Aug Sept 2016
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Puerto Rico Won't Defend Marriage Ban

Puerto Rico Won't Defend Marriage Ban

The government of Puerto Rico will cease defending the U.S. commonwealth’s ban on same-sex marriage, its justice minister said Friday.

“Because of sexual orientation, Puerto Rico has denied rights that others enjoy,” Justice Minister César Miranda said at a press conference in San Juan, the Washington Blade reports. “This is not correct.”

Puerto Rico is one of the few places in the U.S. where a federal court has upheld a marriage ban. U.S. District Judge Juan Perez-Gimenez did so in February, and his decision is on appeal to the U.S. Court of Appeals for the First Circuit.

Gov. Alejandro García Padilla’s administration filed a brief with the First Circuit Friday, saying it “cannot responsibly advance before this court any interest sufficiently important or compelling to justify the differentiated treatment afforded so far to plaintiffs.”

Among those praising the move was Puerto Rico native Ricky Martin. He sent out a tweet beginning, “Mi agradecimiento al Gobernador Alejandro García Padilla por demostrar que es un líder que no teme al los retos del presente,” which translates to “My gratitude to Governor Alejandro García Padilla for demonstrating that he is a leader who is not afraid to of the challenges of the present.”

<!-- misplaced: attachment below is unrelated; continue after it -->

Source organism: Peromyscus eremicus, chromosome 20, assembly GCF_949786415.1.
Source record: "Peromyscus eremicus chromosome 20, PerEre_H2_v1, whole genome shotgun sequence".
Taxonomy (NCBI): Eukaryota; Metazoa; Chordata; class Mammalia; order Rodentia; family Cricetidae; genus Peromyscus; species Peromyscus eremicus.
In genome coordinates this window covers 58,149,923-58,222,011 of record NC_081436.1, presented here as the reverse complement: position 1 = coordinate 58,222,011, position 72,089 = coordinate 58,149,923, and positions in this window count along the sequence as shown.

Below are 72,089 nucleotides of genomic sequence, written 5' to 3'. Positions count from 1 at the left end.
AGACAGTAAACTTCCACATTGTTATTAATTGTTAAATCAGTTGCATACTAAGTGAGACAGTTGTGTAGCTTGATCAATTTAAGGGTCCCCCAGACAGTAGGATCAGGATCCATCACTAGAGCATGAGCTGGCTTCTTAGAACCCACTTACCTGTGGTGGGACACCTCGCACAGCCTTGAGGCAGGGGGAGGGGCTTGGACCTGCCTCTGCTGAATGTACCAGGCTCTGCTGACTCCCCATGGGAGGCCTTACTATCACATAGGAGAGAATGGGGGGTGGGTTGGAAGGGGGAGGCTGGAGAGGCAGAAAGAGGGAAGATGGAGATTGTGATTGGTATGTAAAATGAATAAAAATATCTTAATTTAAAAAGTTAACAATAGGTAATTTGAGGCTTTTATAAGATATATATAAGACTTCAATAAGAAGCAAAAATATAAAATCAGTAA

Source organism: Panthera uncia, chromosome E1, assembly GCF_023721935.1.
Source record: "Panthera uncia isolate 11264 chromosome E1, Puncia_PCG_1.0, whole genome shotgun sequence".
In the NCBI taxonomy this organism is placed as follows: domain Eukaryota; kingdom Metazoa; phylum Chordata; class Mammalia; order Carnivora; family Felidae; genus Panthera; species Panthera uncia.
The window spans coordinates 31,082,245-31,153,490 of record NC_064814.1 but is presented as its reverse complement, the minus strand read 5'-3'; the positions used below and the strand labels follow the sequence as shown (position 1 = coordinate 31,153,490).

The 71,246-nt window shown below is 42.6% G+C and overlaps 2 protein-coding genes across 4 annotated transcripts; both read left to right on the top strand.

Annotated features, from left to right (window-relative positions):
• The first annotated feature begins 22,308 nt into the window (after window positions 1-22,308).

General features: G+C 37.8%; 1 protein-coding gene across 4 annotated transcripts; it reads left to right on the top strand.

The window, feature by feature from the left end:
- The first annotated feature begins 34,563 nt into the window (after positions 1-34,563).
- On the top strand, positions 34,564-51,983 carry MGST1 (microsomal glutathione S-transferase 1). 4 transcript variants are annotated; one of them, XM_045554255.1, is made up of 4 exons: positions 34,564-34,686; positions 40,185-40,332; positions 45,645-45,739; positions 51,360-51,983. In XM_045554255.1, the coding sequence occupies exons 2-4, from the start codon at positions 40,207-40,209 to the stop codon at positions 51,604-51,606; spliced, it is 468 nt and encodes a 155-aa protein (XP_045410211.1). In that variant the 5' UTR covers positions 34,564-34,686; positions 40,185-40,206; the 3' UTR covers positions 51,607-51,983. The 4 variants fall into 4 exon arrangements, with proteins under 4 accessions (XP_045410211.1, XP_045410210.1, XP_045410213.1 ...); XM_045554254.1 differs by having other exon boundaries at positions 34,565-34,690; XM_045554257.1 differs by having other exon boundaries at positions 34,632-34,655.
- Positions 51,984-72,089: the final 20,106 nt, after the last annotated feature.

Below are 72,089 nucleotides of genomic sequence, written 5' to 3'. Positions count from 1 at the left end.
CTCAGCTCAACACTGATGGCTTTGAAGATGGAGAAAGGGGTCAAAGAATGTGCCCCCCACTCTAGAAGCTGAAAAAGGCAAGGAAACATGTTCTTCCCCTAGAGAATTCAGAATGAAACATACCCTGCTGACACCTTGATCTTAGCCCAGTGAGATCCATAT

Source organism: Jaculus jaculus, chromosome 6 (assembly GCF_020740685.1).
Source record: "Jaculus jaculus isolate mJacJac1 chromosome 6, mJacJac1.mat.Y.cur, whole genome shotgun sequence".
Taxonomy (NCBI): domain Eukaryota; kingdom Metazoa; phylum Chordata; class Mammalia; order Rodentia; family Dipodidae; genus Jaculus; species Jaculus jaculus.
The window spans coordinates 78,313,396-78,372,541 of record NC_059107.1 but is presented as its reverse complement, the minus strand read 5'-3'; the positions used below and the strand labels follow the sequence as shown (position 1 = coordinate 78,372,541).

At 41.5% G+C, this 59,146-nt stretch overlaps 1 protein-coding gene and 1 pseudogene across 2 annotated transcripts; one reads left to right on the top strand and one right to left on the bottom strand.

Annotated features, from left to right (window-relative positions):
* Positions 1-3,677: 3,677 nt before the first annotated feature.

LGBT rights groups also offered praise. “The actions taken on this day complete the constitutional promises of justices and equality for LGBTT people in Puerto Rico,” Omar Gonzalez-Pagan of Lambda Legal, which is representing the same-sex couples challenging the ban, told the Blade.

Evan Wolfson, president of Freedom to Marry, issued a statement commending the Puerto Rican government. “As the U.S. Supreme Court prepares to hear marriage cases next month, this makes clear that all of America is ready for the freedom to marry,” he said.

There is precedent for Puerto Rico’s action, as officials in several states, including California, Nevada, Oregon, and Pennsylvania, have declined to defend marriage bans in court. And the U.S. government eventually ceased defending the federal Defense of Marriage Act, now invalidated by a Supreme Court decision.
 

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